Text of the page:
prospects participated in the Arizona Fall League and the Giants focused on
some of their higher priority free agents in November, the fortune of the
Fresno Grizzlies’ 2011 Opening Day roster awaits.

Each time the Scottsdale Scorpions took the field in
Arizona, and every negotiation made in San Francisco shifted which developing
players Fresno fans were likely to see come April. With the young talents of
Brandon Belt, Charlie Culberson, and Conor Gillaspie making their cases for a
shot at the next level with an exceptional display of development in the AFL,
the eventual home of Giants free agents will play a crucial part where these
prospects land.  

By the end of Belt’s steady rise through the system in 2010–
culminating in the Scorpions’ AFL Championship— talks of the lefty starting the
upcoming season in San Francisco
began to surface. The small glimpse of the heaving-hitting
first baseman in Downtown Fresno at the tail end of last season left fans eager
to see the rising star lead the Grizzlies into 2011. Little did we know that
despite a championship lineup in San Francisco, Belt might end up with the
Giants without stepping foot in Chukchansi Park again.

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The immediate future of the Giants’ fifth-round selection of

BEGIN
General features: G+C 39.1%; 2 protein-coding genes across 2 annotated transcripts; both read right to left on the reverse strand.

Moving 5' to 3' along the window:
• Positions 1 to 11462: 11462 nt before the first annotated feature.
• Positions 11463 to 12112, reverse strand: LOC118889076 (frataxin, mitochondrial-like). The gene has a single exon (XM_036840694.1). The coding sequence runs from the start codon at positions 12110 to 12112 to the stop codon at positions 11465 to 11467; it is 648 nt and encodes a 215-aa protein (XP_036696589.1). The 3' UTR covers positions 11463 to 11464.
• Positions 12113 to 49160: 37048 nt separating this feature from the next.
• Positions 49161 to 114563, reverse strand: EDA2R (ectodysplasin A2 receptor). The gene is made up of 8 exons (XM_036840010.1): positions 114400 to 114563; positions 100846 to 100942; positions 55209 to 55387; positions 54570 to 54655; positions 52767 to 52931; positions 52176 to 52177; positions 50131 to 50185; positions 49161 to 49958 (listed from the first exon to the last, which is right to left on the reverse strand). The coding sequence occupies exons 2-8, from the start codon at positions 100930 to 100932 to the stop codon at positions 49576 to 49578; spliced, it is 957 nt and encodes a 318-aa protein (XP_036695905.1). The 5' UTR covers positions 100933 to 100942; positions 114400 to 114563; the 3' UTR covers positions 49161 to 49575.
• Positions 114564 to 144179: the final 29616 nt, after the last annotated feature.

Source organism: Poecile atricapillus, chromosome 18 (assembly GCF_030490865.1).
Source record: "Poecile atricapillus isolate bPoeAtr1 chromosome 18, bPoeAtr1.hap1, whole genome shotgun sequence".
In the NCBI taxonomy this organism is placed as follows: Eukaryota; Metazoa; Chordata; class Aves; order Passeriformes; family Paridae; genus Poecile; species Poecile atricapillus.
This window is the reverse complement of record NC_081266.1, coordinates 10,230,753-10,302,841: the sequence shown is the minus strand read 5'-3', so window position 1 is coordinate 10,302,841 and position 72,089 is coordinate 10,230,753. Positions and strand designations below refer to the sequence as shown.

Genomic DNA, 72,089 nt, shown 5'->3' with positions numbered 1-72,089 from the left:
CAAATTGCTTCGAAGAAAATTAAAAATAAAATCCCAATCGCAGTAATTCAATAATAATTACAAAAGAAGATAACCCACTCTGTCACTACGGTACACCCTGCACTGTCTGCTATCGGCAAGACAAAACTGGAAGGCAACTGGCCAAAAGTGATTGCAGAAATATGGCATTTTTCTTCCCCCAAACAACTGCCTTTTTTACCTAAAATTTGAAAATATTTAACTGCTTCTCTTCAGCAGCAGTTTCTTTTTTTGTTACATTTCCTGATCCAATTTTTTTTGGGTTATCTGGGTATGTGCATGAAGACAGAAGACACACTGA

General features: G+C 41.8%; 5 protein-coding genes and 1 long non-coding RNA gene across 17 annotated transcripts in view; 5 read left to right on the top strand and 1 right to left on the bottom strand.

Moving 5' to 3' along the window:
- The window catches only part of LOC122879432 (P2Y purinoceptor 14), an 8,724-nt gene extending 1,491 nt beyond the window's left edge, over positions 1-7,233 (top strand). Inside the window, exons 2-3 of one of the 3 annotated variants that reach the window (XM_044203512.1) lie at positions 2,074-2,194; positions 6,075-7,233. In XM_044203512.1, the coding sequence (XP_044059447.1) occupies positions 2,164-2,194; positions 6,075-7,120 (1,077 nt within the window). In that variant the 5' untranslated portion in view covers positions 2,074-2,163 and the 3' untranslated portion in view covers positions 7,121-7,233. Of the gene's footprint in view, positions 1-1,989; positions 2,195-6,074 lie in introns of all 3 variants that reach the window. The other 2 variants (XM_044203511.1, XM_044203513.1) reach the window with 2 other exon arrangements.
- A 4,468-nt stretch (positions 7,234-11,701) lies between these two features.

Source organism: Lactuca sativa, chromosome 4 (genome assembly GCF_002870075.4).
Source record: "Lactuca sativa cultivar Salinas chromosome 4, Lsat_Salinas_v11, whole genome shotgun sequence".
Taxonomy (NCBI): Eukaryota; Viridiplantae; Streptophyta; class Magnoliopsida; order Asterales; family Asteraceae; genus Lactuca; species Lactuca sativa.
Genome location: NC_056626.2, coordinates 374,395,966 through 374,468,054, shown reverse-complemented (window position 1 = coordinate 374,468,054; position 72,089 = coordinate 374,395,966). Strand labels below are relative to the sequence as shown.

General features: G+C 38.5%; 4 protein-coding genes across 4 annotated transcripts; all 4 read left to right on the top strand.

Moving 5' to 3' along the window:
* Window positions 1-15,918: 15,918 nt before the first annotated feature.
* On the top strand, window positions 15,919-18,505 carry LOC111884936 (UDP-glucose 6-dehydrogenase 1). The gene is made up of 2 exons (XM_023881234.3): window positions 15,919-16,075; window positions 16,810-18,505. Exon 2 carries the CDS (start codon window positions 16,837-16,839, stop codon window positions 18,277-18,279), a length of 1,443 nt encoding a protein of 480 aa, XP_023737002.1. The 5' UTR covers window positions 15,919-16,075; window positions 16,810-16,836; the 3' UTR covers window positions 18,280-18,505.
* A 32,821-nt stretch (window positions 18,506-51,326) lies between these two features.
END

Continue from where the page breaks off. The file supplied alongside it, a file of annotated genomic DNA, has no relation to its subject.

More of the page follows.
the 2009 First-Year Player Draft was highly dependent on whether San Francisco
would sign Free Agent first baseman Aubrey Huff. Even after the news of the deal
that would keep Huff in orange and black
for two more seasons, the possibility
of Belt being a Giant this spring was not necessarily diminished.

Huff’s experience in the outfield, his willingness to do
whatever it takes
to help the team win, and his desire to be an everyday player
didn’t count out the possibility of Brandon Belt starting the 2011 season in a
Giants uniform. The Huff signing inched Belt closer to an assignment to Fresno,
but it wasn’t until San Francisco’s latest signing of Pat Burrell that made Belt’s
immediate future in a Grizzlies uniform seem more probable than that in a Giants
one. Nevertheless, the winter has just begun. How the next four months play out
will determine where we see Belt come Opening Day.

Similarly to the starting first base job, the rest of the
Giants infield is in question for the spring as well. The immediate decision-making
rested on the free agent status of World Series hero Juan Uribe. With the
sure-handed infielder headed to Southern California after signing with the
division-rival Dodgers
(and the Giants’ concern with the fitness of Pablo
Sandoval
), the opportunity for a young upstart from the minor league system
making an impact appeared as conceivable as ever.

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Whether the Giants looked to a more established player like
Emmanuel Burriss or Ryan Rohlinger to step up, or the fresher faces of a
Gillaspie, Culberson or a lesser-known Brandon Crawford to emerge, infield
opportunities were seemingly wide open. However, shortly after Uribe’s
departure, the Giants acquired veteran shortstop Miguel Tejada, who helped
boost San Diego in the divisional race last year.